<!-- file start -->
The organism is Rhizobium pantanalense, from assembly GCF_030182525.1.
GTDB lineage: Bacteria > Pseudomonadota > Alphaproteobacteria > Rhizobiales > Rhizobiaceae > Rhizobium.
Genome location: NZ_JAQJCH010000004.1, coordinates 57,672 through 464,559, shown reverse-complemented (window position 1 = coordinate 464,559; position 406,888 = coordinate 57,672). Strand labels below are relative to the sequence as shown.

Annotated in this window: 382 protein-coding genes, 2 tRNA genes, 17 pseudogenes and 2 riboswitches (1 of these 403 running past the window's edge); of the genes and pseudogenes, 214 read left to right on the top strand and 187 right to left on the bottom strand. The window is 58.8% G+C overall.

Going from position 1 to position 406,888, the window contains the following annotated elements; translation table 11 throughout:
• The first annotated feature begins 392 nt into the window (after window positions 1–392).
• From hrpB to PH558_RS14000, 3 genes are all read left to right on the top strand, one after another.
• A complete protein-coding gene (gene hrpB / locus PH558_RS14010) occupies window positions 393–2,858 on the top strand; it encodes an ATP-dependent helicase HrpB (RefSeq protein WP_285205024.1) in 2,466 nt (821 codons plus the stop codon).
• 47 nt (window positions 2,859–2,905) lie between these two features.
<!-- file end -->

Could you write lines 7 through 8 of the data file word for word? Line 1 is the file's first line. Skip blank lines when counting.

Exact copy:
• From hrpB to PH558_RS14000, 3 genes are all read left to right on the top strand, one after another.
• A complete protein-coding gene (gene hrpB / locus PH558_RS14010) occupies window positions 393–2,858 on the top strand; it encodes an ATP-dependent helicase HrpB (RefSeq protein WP_285205024.1) in 2,466 nt (821 codons plus the stop codon).